MikroTik Groove step-by-step setup guide

The MikroTik Groove is a fantastic product to use as a marine WiFi booster. However, it is not the simplest device to configure. This guide covers setting up and configuring the Groove for initial use, and some additional recommendations.

Other articles I’ve written that cover more details on configuration and usage:

Usage

There are a couple of different ways you can use the MikroTik Groove, the most common being an outdoor “booster” to grab remote WiFi signals and pipe them to a device on board your boat belowdecks. This device is usually a router that can use the Groove as an Internet source, and then shares it out on your boat with your own personalized WiFi network.

Sometimes folks use the Groove to connect directly to a laptop instead of an internal router, but this limits other people on board from being able to take advantage of the Groove.

The Groove will not function as both a remote WiFi grabbing device, and a WiFi router where it broadcasts a local network – this is a common question I get. The Groove can either be a client and grab a remote signal, or it can be a server or access point, and serve as your local WiFi network. I wouldn’t recommend the Groove for the latter, but instead the MikroTik hAP AC – check out my article on Modular, cheaper boat internet solution via Netgear and MikroTik for more details.

Why do I need one?

Short answer: read Marina WiFi is hard.

If you visit a marina, and you expect to connect to their WiFi network, you need some sort of external antenna or booster. Some Peplink products allow you to use a feature called WiFi as WAN which may work, but most of the time having an external, dedicated antenna or device is required for a stable connection.

Expecting all of your devices inside your boat to work with a wireless access point that has a billion other people nearby, with boats, metal masts, and other interference is one of the biggest misconceptions in marine WiFi. You need some way of amplifying the signal.

Getting Started

Connecting your Computer

There are two ways to configure a MikroTik device – via a web browser, or via Winbox. I prefer using the browser as it works from any operating system, even an iPad, while Winbox is made for Windows. You can run Winbox on Mac or Linux if you want to go through the headache of setting up Wine, which I don’t care to do. If you prefer Winbox, these instructions may not match all steps in that interface.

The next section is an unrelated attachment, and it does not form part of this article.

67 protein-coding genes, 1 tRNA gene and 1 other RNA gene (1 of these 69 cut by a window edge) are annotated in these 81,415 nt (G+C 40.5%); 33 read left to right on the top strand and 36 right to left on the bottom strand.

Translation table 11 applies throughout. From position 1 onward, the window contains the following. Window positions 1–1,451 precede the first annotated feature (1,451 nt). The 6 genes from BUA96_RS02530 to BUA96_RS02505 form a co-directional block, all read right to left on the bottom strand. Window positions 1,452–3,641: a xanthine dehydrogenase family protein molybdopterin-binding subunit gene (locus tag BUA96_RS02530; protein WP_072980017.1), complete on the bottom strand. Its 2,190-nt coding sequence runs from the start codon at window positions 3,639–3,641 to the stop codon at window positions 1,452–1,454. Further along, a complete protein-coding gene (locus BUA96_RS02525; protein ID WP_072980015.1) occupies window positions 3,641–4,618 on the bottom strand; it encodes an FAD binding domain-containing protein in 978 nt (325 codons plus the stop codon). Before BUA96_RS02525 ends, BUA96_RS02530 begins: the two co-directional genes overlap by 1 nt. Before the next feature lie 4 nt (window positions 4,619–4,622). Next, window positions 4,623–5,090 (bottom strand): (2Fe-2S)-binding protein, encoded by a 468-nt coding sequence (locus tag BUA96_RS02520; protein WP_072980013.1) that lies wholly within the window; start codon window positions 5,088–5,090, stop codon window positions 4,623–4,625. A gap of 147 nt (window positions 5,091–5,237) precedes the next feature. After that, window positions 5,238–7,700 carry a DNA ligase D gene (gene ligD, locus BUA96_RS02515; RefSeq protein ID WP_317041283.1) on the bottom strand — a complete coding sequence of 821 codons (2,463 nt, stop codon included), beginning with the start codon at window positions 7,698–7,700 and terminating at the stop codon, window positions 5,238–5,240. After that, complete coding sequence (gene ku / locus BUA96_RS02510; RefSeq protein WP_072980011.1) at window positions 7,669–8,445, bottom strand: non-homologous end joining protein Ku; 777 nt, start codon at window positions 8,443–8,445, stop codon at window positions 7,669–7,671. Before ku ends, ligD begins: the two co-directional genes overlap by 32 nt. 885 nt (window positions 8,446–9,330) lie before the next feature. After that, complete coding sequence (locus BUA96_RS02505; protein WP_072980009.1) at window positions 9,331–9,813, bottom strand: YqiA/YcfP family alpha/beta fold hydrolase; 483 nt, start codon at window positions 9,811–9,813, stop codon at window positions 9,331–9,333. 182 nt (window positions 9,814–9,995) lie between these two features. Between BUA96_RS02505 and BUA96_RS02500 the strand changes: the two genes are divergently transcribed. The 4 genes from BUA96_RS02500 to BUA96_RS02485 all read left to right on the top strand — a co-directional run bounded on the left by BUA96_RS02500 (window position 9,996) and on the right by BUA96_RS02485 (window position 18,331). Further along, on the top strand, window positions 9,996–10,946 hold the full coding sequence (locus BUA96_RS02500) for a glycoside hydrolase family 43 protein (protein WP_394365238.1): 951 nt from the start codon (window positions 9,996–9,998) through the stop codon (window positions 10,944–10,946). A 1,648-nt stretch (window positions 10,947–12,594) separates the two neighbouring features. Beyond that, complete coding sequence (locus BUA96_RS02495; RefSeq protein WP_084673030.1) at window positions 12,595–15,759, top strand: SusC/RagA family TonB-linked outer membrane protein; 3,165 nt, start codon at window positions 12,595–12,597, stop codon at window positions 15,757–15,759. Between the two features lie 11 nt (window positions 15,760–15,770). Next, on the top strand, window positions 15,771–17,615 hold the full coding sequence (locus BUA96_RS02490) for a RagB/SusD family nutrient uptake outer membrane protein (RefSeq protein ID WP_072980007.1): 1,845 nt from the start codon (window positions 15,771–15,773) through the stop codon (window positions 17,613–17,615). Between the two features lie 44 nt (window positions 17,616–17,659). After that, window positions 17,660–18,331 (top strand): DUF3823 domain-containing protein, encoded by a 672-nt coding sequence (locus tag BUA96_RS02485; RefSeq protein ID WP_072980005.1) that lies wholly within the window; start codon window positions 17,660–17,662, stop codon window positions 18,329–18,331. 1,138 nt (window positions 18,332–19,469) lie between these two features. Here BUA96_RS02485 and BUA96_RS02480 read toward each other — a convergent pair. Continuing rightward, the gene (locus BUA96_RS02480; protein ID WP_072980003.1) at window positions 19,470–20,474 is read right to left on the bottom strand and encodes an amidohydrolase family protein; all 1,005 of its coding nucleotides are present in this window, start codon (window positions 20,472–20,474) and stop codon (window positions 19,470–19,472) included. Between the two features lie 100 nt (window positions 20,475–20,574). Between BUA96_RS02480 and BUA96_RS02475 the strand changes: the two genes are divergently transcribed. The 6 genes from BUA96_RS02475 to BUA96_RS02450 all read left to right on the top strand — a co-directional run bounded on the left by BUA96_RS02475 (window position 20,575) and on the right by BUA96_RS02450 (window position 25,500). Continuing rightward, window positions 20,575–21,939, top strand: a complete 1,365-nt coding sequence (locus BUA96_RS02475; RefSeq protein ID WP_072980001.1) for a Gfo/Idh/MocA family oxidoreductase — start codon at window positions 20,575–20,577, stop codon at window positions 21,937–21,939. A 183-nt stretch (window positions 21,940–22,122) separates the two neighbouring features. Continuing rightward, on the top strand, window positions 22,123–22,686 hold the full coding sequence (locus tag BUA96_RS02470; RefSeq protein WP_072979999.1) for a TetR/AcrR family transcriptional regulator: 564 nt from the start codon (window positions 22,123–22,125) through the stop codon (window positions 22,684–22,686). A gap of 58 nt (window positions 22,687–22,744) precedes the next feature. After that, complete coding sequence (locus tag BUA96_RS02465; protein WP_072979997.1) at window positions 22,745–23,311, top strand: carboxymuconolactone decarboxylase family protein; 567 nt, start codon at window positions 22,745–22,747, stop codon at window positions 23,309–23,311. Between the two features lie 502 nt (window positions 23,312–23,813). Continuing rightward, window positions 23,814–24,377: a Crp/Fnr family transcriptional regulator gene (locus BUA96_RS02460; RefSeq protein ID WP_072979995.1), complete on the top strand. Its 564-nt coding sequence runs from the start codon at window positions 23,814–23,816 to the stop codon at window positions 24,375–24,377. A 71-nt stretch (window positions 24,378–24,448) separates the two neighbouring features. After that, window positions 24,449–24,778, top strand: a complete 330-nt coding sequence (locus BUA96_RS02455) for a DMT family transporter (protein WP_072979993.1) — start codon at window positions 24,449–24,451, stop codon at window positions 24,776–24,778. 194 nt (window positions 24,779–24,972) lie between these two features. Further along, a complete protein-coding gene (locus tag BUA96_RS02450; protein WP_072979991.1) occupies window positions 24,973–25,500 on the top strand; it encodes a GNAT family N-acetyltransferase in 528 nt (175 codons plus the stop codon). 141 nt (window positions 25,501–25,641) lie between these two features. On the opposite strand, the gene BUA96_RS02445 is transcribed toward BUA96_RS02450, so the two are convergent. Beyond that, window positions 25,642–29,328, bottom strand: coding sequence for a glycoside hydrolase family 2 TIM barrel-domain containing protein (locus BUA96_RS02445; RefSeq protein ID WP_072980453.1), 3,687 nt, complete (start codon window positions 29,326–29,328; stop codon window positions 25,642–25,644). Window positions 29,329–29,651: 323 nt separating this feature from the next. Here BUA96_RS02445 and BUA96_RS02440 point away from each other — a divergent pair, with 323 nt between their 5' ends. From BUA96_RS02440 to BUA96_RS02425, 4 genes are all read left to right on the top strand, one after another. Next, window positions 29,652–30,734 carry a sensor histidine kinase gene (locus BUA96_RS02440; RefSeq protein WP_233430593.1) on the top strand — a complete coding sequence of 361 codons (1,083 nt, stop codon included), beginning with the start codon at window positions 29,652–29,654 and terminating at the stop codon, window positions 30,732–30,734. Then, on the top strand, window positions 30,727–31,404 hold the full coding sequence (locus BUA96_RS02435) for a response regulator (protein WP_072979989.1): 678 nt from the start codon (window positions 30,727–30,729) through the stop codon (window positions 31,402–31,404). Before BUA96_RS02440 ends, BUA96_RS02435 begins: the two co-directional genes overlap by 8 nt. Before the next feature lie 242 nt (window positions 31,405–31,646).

To get started with connecting, you will need to power the Groove via a PoE adapter – usually the one that it came with. Follow the instructions on what port goes where. You should end up with an Ethernet port on your computer connected to the PoE adapter, and the adapter connected to the Groove. When power is applied, you should hear the Groove beep very soon after applying it, and then 10-30 seconds later, another beep sequence to indicate it has booted.

If the Groove is working and running well, your PC should be assigned a DHCP network address in the 192.168.88.xx range. Use your operating system control panel to check that you are getting address.

Additionally, you can test connectivity by opening a Terminal in Mac, or a Command Prompt in Windows and pinging the Groove’s default IP address:

ping 192.168.88.1
PING 192.168.88.1 (192.168.88.1): 56 data bytes
64 bytes from 192.168.88.1: icmp_seq=0 ttl=62 time=33.826 ms
64 bytes from 192.168.88.1: icmp_seq=1 ttl=62 time=30.486 ms
64 bytes from 192.168.88.1: icmp_seq=2 ttl=62 time=42.349 ms
64 bytes from 192.168.88.1: icmp_seq=3 ttl=62 time=45.525 ms

--- 192.168.88.1 ping statistics ---
4 packets transmitted, 4 packets received, 0.0% packet loss
round-trip min/avg/max/stddev = 30.486/38.047/45.525/6.112 ms

If you get responses, then it’s up and running and ready to be configured.

If not, you may need to Factory Reset the device. See below on how to do that.

If it is up and running, connect with a browser to http://192.168.88.1/ and you should see the initial Quick Set page.

Basics of the MikroTik Interface